From the outside, Tokyo Decadence looks and smells like the 1990s version of In the Realm of the Senses. It oozes with sex and social criticism alike, employing sleaze as a delivery mechanism for its deeper message. But while Senses was bold for reasons apart from how graphic it was, Decadence is stuck somewhere between indicting its audience and catering to it. Some elements of the film have great impact, but others are just too fundamentally silly to be anything but funny — and worse, the director isn’t able to choose one over the other. The end result is equal parts hokum and brimstone.
The film was originally a novel (not yet in English) by Ryū Murakami, he of Coin Locker Babies and Almost Transparent Blue. The author himself brought it to the screen, which is not always the best thing. Authors often have far too much attachment to their own material to make the sometimes ruthless decisions required to adapt it for other media. I could not tell you what tone and atmosphere the book was meant to conjure up, but the resulting movie is schizoid — like a sloppy drunk lecturing you on getting your life in order.
The underlying concept is a fairly brave one, so it’s not as if Decadence (original title: Topaz) was a bad idea from the beginning. It gives us Ai (an appropriately blank-faced Miho Nikaido), a prim woman in her 20s who under other circumstances might be graduating from college. Instead, she’s a hundred-thousand-yen-an-hour prostitute who specializes in BDSM. Her work mostly consists of showing up, following orders, being manhandled by men of great wealth and bankrupt spirits, and spending the rest of her time in what amounts to a quietly sad daze. She’s not so much a damage case as a moon-eyed romantic at heart: what she really wants is to reconnect with her former boyfriend, now a jet-setting musician who lives overseas. It’s her customers who are the real tragedies. She’s just an onlooker, like someone craning their neck at the scene of a car accident.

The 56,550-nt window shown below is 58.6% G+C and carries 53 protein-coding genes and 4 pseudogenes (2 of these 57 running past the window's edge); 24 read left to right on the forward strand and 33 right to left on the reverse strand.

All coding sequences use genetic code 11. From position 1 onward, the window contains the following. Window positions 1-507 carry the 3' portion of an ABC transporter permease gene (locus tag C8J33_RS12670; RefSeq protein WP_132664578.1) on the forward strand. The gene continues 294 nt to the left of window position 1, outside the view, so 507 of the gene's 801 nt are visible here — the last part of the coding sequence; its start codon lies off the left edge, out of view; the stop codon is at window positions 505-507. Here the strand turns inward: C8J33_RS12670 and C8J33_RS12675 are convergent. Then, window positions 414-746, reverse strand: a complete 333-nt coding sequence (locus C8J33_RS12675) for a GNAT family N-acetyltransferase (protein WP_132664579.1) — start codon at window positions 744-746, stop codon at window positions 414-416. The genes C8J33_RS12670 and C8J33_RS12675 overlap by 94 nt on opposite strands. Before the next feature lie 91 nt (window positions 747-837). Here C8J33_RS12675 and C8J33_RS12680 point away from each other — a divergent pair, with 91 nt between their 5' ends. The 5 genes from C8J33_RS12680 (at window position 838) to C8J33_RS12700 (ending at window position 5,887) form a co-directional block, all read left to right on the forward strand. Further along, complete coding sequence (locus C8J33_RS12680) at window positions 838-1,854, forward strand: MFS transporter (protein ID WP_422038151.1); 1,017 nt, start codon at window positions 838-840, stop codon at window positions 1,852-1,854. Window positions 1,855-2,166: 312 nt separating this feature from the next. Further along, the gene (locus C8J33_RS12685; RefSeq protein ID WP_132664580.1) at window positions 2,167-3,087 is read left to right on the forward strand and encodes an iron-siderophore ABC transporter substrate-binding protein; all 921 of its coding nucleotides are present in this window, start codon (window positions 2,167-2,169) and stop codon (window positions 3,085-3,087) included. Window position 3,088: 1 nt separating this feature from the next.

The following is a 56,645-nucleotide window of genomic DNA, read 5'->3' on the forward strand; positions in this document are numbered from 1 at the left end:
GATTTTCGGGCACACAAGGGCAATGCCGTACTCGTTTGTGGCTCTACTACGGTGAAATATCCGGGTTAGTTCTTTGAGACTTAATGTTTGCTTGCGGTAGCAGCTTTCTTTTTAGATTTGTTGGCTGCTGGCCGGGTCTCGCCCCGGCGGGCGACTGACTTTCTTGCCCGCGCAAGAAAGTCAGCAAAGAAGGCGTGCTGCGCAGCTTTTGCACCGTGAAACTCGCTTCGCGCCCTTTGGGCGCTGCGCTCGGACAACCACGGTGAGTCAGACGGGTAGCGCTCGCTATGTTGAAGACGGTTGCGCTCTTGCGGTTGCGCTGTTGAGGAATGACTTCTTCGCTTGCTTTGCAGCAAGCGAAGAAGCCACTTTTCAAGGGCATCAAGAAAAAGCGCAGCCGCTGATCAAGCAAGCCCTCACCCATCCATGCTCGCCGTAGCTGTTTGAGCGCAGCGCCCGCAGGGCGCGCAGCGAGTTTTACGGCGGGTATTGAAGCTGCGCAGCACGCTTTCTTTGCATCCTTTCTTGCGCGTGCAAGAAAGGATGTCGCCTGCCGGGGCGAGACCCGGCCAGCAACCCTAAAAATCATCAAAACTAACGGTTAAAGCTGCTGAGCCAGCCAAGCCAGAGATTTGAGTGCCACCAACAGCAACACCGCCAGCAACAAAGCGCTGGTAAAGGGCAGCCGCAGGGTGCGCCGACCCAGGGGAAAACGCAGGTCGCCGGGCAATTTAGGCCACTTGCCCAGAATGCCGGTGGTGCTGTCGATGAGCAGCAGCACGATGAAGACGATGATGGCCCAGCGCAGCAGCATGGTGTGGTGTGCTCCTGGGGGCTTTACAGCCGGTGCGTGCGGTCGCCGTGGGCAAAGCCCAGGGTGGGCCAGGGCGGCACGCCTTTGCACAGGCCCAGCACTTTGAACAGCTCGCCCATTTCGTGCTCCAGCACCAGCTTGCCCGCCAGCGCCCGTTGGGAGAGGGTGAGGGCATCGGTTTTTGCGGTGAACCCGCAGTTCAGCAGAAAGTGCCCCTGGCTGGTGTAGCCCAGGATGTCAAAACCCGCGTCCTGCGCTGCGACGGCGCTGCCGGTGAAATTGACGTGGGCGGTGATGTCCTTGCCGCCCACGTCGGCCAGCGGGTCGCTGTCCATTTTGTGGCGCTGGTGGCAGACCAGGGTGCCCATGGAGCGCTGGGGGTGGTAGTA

The most effective stuff is early on. One of her major client’s a man twenty years her senior — snorting coke off CD jewel boxes, guzzling beer, spending all this money on Ai so that he can take some of his frustrated desires and give them form. He pays her to stand in front of a window and grind “like a horny businesswoman” for three hours (the results of which form the movie’s poster art). Trying to get what he wants only frustrates him further. Later, they talk a little. His main insight into himself is that he’s horny; Ai’s big understanding of herself is “I’ve discovered I have no talent whatsoever,” with all the certainty of someone who has found a kind of refuge. They even have a threesome with the guy’s girlfriend, which ends with a clever camera angle that makes it looks like he’s copulating rather mechanically with both of them at once.
Most of the sexual material is shot in a frigid, clinically detached style that makes a point: the movie’s pleasures of the flesh are at core so cheerless and dank that you’d need to have an extremely selective attention span to watch any of it for kicks. But there are times when the movie breaks form, badly. Another wacko customer (played by, of all people, underground music star Kan Mikami), invites Ai out to a classy dinner and then tries to stage a bizarre rape scenario up in his hotel room. The whole way this scene is filmed and acted is ruinous. If it was meant to be funny, it would have worked as low-key black comedy, but Mikami and Murakami deliver what amounts to Adam Sander-level hamming. Another scene with a client who appears to have died actually does aim for black comedy, but that very tone is so at odds with the larger intentions of the film that it doesn’t click anyway.
Other things also come off as mannered for their own sake, and work against the larger design. A scene late in the film has Ai and another woman doing drugs and engaging in the kind of self-consciously arty decadence that looks great in front of a camera and absolutely nowhere else. And the end of the film is messy, to put it mildly: Ai tries to go back to her boyfriend’s place, but gets stoned, attracts the wrong kind of attention from the neighbors, freaks out, tries to break into the house, gets arrested, gets bailed out in a deus ex machina, has sad visions, and on and on until I felt like the movie could have ended twenty minutes earlier and lost nothing.
Murakami writes about Japan’s lost soul as if it were a wound inflicted on him personally. Maybe it is. In countless essays, novels and short stories, he sees a nation that is materially rich, but it’s (as one character here puts it) “wealth without pride”. That lack of pride, judging from this film, means money spent on buying empty pleasures instead of building things that last — and who wouldn’t feel a personal wound from having to live in such a nation? But criticisms like this are best delivered in a modulated, incremental way. Nagisa Oshima had Senses but also had many other social-realist movies to his credit; Mikio Naruse (another director who sympathized with the plight of modern Japanese women) did it through movies like When A Woman Ascends the Stairs. Decadence bites off far more than it can chew, or even taste properly.